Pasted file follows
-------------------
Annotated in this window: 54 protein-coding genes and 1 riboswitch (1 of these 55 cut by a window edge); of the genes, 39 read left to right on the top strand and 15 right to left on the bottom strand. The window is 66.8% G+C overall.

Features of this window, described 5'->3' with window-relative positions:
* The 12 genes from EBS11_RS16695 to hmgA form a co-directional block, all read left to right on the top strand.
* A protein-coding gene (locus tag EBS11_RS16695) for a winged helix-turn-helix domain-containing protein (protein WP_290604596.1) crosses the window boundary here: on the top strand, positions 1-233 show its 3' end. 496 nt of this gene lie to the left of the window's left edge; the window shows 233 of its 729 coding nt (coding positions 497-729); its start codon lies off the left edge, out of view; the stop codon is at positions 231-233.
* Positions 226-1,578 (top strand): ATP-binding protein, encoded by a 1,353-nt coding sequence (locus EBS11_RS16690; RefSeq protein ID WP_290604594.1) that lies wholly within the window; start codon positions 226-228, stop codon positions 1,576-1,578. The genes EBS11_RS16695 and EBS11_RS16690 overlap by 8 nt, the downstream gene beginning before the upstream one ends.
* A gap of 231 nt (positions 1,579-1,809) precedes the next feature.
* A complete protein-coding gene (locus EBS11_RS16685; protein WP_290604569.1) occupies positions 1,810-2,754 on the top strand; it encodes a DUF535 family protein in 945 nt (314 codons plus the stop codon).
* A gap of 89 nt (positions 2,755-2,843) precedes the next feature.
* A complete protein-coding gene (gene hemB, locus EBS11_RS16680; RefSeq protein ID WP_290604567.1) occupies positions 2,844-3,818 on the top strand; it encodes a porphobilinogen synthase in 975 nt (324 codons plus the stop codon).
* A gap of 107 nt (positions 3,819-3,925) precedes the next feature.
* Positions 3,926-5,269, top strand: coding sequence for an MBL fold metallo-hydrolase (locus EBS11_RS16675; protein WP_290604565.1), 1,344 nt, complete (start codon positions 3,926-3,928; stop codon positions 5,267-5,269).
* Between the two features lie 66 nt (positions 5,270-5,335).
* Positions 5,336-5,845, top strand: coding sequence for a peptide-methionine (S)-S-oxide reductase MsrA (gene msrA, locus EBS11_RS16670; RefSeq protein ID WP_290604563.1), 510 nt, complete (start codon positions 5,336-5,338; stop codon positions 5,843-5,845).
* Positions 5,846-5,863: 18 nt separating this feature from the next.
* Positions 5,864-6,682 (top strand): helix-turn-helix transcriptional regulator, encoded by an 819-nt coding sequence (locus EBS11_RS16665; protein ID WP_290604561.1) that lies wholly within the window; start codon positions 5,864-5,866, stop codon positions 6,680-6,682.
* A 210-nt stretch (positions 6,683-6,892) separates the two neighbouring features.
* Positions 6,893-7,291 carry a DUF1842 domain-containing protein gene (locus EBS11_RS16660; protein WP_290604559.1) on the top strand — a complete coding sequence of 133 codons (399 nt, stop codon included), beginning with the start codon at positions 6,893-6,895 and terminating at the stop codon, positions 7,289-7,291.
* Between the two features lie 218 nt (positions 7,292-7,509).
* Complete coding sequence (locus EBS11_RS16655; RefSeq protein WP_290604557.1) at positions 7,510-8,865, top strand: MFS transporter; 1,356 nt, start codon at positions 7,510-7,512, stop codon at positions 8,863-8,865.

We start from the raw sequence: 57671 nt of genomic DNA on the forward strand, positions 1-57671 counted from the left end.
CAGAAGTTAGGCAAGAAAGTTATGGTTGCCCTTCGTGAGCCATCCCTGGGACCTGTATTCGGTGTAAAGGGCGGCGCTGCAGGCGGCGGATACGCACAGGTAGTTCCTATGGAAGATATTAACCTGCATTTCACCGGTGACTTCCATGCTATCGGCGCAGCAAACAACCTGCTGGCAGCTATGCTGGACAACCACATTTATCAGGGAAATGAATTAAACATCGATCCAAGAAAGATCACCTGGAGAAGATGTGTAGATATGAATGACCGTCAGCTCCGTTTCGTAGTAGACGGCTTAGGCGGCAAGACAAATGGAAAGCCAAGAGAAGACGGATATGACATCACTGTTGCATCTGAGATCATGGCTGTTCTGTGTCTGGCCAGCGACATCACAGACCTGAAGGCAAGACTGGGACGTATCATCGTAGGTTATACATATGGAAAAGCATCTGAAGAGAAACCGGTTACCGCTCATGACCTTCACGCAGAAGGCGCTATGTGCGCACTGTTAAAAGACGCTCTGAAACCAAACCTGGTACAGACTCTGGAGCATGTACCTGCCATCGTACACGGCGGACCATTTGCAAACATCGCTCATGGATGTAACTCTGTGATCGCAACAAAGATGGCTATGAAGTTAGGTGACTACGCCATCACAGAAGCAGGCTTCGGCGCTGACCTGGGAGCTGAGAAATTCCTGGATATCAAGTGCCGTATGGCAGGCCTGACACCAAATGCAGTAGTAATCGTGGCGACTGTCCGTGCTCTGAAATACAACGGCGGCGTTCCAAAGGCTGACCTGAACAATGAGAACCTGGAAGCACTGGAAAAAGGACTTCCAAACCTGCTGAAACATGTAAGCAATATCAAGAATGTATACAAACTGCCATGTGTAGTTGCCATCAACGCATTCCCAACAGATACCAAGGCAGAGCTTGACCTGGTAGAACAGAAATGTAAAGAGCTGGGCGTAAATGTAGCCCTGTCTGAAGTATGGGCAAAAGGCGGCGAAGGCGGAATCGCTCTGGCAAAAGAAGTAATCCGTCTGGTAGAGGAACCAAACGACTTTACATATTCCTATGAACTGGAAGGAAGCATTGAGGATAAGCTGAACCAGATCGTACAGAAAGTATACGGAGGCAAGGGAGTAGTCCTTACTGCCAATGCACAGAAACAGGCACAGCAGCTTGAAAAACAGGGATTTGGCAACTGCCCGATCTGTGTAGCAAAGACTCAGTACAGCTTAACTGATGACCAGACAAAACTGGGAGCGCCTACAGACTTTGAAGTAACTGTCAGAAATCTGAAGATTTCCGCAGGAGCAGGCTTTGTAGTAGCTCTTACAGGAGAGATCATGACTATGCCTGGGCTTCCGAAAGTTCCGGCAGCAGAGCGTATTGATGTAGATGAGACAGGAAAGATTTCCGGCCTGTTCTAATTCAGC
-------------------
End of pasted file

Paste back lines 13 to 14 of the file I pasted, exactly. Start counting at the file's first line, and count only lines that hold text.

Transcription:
* Positions 5,336-5,845, top strand: coding sequence for a peptide-methionine (S)-S-oxide reductase MsrA (gene msrA, locus EBS11_RS16670; RefSeq protein ID WP_290604563.1), 510 nt, complete (start codon positions 5,336-5,338; stop codon positions 5,843-5,845).
* Positions 5,846-5,863: 18 nt separating this feature from the next.